Saturday, March 26, 2011


I am currently in Santa Barbara at a conference with some monetary economists. Other than the latest monetary economics, here is the most important thing that I learned here. Rod Garratt (UCSB), who is also from Canada, let me in on the origin of the word "hoser." Hoser was a word that Bob and Doug McKenzie (i.e. Rick Moranis and Dave Thomas) frequently applied to each other. Bruce Smith asked me on more than one occasion what it meant, but I had no idea. Where I grew up in southern Ontario, no one ever used the word.

Well, as you know, Canadians like to play hockey (certainly not field hockey; I mean hockey on the ice with skates and sticks). Sometimes we do this in someone's back yard, in which case you need to flood a patch of ground with a garden hose. After playing a game, the ice is somewhat chewed up, and it helps to flood the rink again so the ice is in good shape for the next game. Apparently there is a custom (again, not where I grew up) that the losers get out the garden hose and flood the rink. Thus, the losers are "hosers."

Randy Wright did not believe this, and thought Rod was making it up. Any confirmation or disconfirmation anyone can supply would be helpful.

Here's something else I learned. As you may not know, we Canadians love our Newfies (people from Newfoundland). They have a great sense of humor and love a good joke. Here is a Newfie joke. There are two Newfies building a house. The first Newfie notices that the second Newfie keeps throwing away nails.

First Newfie: Those nails are expensive. Why do you keep throwing some away?
Second Newfie: I've noticed that about half the nails in this box have the heads on the wrong end.
First Newfie: No no. Don't throw them away. We can use them on the other side of the house.


  1. I don't know what "hoser" means but I have been told that it is bad. Long ago, I left a message for a friend of mine who works in a Canadian department. Let's call her Andrea. In the message, I called Andrea a "hoser." Apparently it means something very inappropriate because the department secretaries really let Andrea have it because of my message.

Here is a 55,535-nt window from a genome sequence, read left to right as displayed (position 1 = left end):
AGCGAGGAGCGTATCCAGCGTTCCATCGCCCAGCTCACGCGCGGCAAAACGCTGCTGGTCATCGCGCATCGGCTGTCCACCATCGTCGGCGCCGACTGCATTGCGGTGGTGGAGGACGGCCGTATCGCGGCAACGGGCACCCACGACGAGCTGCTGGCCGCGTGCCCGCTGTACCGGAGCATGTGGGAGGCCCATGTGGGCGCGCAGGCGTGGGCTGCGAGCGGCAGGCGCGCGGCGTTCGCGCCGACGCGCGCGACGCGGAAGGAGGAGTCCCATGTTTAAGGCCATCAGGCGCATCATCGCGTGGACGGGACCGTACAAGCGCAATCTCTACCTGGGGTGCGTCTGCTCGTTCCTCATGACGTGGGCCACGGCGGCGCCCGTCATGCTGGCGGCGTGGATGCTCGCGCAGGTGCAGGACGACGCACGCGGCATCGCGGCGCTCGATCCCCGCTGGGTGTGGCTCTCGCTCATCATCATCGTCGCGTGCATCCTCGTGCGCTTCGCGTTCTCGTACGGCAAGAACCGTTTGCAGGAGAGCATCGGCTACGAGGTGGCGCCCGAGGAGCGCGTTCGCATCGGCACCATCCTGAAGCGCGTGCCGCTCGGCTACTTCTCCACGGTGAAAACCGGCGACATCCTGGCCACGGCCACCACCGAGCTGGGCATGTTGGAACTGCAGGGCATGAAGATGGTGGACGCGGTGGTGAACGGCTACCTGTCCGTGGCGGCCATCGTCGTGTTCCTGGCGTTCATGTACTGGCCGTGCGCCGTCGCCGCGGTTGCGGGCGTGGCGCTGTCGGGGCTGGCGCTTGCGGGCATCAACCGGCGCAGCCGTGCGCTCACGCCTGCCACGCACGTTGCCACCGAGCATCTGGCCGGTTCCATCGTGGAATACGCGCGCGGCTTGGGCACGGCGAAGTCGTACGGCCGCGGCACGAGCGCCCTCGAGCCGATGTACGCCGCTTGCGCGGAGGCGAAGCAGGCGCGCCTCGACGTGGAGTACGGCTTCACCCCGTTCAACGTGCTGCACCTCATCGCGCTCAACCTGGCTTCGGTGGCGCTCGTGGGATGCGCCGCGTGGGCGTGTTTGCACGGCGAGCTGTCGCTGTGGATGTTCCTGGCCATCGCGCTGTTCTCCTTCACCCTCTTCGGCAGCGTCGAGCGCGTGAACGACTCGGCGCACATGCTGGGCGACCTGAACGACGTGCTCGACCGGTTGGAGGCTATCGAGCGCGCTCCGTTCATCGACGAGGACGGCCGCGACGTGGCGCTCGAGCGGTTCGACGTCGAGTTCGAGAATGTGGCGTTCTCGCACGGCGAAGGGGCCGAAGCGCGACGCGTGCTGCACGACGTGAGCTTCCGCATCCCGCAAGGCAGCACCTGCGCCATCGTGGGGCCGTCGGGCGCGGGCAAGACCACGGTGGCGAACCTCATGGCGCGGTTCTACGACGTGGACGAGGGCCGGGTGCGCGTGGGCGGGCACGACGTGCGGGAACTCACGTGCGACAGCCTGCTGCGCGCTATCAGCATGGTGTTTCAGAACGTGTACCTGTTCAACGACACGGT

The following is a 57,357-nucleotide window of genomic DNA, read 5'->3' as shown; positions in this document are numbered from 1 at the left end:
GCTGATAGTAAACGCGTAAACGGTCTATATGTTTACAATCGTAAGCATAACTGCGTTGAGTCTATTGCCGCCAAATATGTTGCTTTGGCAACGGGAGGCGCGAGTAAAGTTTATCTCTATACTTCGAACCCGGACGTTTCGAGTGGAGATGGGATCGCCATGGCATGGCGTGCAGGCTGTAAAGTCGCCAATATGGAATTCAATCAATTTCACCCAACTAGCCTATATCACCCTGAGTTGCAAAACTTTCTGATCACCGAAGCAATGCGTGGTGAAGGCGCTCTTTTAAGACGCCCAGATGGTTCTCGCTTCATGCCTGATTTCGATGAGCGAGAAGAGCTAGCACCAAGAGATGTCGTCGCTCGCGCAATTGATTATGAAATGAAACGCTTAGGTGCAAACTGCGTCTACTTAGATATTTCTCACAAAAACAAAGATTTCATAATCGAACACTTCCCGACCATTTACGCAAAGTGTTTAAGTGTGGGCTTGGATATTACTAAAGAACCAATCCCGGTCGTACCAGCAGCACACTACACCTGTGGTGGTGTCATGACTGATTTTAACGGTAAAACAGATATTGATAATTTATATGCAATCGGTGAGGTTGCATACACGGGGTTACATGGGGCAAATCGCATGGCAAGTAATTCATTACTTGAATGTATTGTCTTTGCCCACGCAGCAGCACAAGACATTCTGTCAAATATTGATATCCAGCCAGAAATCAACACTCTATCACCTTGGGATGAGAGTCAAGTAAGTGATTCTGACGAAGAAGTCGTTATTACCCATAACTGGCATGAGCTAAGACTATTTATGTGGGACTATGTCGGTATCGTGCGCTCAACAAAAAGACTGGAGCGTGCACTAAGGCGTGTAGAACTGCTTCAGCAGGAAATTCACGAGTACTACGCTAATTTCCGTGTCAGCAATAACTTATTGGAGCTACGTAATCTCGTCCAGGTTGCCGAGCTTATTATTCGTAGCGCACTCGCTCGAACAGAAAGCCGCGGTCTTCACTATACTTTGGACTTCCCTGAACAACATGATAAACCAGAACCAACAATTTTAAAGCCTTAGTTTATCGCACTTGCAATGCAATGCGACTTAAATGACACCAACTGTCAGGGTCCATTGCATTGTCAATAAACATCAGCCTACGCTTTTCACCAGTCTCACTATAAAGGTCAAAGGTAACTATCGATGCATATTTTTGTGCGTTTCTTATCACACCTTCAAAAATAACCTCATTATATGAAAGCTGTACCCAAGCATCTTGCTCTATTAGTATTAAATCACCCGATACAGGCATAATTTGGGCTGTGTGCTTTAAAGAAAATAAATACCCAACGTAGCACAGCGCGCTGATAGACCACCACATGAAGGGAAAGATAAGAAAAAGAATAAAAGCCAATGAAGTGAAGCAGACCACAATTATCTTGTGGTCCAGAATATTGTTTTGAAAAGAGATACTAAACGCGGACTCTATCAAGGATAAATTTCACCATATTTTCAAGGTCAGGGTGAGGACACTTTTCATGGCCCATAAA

Another possibility is that the secretaries also didn't know what it meant and simply assumed it was something bad.

  2. There is another close relative, which is not "hoser," but a derogatory term directed at women. Not sure if it is particularly endemic to Canada.

  3. I do not think the close relative is originated from Canada. Wikipedia seems to back up Professor Garratt's explanation of the word,, and also includes other origins.

  4. Any thoughts on the recent no-confidence vote and whatnot?

  5. Last anonymous,

    No. I just heard about this on the radio yesterday. If the election resulted from a no-confidence vote, the Liberals must think they can win, but I'm sure there is more to it. I'll have to talk to my sister.

  6. Second last anonymous,

    Yes, the Wikipedia also mentioned "hosehead," which was in my lexicon, and gives you the etymology.

  7. I always thought "hoser" derived from the Yiddish "chazer" (the "ch" is pronounced not as in "church" but as in "chutzpah," with a more guttural sort of "kh" sound), and referred to a person who inappropriately pushes himself to the fore, as in a group project, a discussion, etc in which he is inappropriately self-assertive. A Chazer is a pig, in Yiddish.

    On the other hand, I do not know that the term "pig" carries, in Yiddish, the same slang denotation of "greedy" --inappropriately self-assertive-- as it does in English idiom. After all, a pig is an inappropriate creature in its essence, to a speaker of Yiddish.

  8. Tony,

    Yes, "chazer" certainly seems stronger than "greedy pig," which is something that your mother might say to you - fairly chastising, but not the end of the world. And a hockey-rink hoser is really just being teased a bit for losing - we're not saying he/she has bad character.

  9. Prof W, your textbook mentions the anomalous productivity growth in the recession. Wondered if you'd seen this:

  10. Lee Ohanian and Tom Cooley are preparing an intermediate macro textbook similar to yours:

    Macroeconomics: A Neoclassical Perspective, with Thomas Cooley, W. W. Norton, forthcoming.

  11. second to last anonymous:

    Yes, I discussed related things here. See some of the comments:

    last anonymous:

    Yes, I had heard about this. Competition is healthy of course.